​Christianity is rejected because of dislike rather than rational reasons

A few years ago I was running as a regular part of an exercise routine, despite having injured both knees playing intramural sports in college. After many instances in which I had severe, sharp knee pain, I went to the doctor to find the cause. His examination showed that I had very little cartilage in my knees. His solution to reduce my knee pains – stop running.

I wish to reject that diagnosis. Running is an exercise I really enjoy. I mean enjoyed. I don’t like the fact that running will cause more knee damage. However, I cannot allow myself to reject the facts because of an emotional response. Unless I want knee surgery in the near future.

There are other truths I don’t like either. But rejection of those truths may have serious consequences. For example, I love eating ice cream. But eating ice cream for every meal will cause disease and early death. Though I would get great emotional satisfaction from eating ice cream for dinner, I must make wiser decisions if I want to live to see my future grandkids grow up.

The majority of religious skeptics and critics I have spoken with say that they reject Christianity for rational reasons. When I ask them to explain further, they often reveal that their reasons are actually emotional roadblocks. There are certain things that they don’t like about Christianity, and therefore they reject the faith. Some common emotional reasons for rejecting Christianity include:

1. Denial of authority of the church, which often is a dislike of “organized religion”

2. The behavior of Christians, i.e. Christians are hypocrites

3. A particular behavior or lifestyle in described in the Bible as sin – fornication, adultery, and homosexuality

4. A loving God wouldn’t send people to hell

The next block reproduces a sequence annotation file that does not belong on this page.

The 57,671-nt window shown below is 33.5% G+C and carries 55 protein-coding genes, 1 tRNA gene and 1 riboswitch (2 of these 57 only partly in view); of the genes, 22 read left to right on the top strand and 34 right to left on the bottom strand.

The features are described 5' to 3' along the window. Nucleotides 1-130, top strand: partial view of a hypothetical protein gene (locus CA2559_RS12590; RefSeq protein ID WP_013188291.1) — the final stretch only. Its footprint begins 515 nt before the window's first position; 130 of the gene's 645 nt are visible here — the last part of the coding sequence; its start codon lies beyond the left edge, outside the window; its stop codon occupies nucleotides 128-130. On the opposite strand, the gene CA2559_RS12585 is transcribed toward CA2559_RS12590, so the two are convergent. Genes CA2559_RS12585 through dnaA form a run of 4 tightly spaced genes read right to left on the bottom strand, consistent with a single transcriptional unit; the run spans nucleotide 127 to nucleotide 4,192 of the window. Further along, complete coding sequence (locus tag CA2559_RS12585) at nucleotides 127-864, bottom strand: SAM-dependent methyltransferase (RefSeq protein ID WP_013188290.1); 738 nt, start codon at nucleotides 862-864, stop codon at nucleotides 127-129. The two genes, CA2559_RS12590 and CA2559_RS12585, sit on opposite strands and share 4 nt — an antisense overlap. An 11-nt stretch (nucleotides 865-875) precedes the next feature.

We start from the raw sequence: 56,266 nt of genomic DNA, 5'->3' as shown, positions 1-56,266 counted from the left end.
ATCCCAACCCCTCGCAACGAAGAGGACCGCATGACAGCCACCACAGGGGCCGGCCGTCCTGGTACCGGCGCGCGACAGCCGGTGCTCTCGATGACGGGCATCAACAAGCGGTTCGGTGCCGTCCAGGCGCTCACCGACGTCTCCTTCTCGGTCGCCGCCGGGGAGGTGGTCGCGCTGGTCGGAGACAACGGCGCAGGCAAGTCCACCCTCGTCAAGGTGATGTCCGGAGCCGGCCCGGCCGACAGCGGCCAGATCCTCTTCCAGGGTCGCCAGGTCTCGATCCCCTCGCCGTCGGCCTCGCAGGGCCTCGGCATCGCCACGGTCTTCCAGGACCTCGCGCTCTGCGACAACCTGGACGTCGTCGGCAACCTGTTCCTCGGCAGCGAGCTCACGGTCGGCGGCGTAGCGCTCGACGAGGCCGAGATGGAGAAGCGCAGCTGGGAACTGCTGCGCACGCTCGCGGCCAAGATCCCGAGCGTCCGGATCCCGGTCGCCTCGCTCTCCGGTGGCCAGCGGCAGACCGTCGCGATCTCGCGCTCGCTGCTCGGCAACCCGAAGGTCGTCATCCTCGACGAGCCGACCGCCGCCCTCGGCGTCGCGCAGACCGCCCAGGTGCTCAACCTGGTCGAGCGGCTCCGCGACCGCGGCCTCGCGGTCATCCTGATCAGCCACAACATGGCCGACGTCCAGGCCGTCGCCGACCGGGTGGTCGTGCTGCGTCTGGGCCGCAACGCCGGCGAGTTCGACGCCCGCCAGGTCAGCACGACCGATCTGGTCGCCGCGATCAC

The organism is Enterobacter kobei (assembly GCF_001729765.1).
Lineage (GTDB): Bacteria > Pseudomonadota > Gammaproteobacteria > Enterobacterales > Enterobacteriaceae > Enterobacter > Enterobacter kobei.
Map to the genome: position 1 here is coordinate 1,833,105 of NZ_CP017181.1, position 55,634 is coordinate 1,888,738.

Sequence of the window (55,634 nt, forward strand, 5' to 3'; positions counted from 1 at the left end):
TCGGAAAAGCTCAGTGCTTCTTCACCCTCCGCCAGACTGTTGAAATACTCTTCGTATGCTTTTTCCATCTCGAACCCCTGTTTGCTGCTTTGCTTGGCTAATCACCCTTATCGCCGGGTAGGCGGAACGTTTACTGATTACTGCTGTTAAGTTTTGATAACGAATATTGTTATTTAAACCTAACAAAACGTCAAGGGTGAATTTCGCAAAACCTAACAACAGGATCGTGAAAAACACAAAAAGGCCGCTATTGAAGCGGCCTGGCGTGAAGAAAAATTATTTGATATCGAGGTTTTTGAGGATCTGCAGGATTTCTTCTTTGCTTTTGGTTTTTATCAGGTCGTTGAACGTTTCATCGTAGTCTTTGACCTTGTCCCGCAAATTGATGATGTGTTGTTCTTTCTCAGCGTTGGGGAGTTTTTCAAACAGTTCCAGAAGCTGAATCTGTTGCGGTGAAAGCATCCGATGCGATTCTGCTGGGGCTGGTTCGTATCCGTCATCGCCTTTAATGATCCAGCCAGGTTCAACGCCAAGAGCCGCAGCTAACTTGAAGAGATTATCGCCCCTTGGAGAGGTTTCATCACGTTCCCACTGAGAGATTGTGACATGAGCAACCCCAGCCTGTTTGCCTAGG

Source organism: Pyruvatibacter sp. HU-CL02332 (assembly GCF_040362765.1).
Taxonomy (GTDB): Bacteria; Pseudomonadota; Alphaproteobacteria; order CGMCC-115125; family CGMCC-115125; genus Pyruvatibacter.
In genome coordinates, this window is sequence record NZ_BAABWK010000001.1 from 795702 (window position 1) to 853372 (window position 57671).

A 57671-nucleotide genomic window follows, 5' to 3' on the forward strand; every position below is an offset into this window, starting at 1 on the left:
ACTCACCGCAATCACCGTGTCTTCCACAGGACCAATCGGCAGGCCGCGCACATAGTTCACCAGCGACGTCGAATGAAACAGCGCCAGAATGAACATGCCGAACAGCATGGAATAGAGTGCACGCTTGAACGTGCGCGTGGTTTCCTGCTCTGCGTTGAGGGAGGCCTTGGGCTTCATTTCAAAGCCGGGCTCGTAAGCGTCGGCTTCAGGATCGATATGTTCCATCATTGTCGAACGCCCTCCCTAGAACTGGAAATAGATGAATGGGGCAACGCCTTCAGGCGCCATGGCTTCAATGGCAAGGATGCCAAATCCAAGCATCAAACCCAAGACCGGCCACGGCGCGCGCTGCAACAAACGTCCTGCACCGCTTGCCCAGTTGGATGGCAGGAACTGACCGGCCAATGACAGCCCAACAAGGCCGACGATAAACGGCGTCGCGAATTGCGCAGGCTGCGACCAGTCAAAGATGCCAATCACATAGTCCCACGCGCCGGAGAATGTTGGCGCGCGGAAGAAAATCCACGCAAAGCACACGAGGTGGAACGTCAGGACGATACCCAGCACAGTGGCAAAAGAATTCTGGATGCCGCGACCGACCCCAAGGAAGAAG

5. The amount of suffering in the world

When we read the news headlines or watch a news broadcast, we see story after story describing events that we don’t like – child abuse, rioting, civil wars and natural disasters. Do we deny that these things happen because we don’t like them? Of course not.

There are some things I don’t like about Christianity.

  • I don’t like that sin has consequences.
  • I don’t like that hell is real.
  • I don’t like that I won’t be married to my wife Michelle in heaven.

But these dislikes do not stop me from believing. There is too much evidence for the existence of God and the truth of Christianity to reject the faith based on my emotional objections.

If it is foolish for someone to believe in a faith just because of some emotional response, then isn’t it equally foolish to reject a faith just because of some emotional response?

From Real Life Apologetics

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Categories: Christianity, Contributors

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10 replies

  1. This is a good post. You’re right, it’s not rational. Most of our responses to things really are emotional, not unlike children who say “yuck,I’m not eating that.” Irrational because they’ve never even tasted it. Grown ups can be like that, too.

    “I don’t like that I won’t be married to my wife Michelle in heaven.”

    Ha! Me, too. And our pets might not be there. Also is there coffee? Because if there isn’t coffee in heaven, I’m not going!

    Take heart however, heaven is beyond our wildest imaginings and God has it all figured out with our best interests in mind. In fact, He knows what paradise for us really looks and feels like. We aren’t even capable of wrapping our brains around it. I’ve learned to trust in God ,but every now and than I think, yes, but what if He forgets the coffee? See, not rational. 🙂

    Liked by 1 person

  2. Nice James. Typical, and nothing has changed since the days in the Garden of Eden. We forget that, like it or not, we don’t get to set the parameters and the rules. That is what the entire beef it about, is our desire to be in control. Just that easy, as God has no desire that it be difficult to come to Him. We choose…or we reject.

    Liked by 2 people

  3. It bothers me sometimes that some people so easily reject the message of Christ without minding the eternal consequence. I wish they knew better!

    Liked by 1 person

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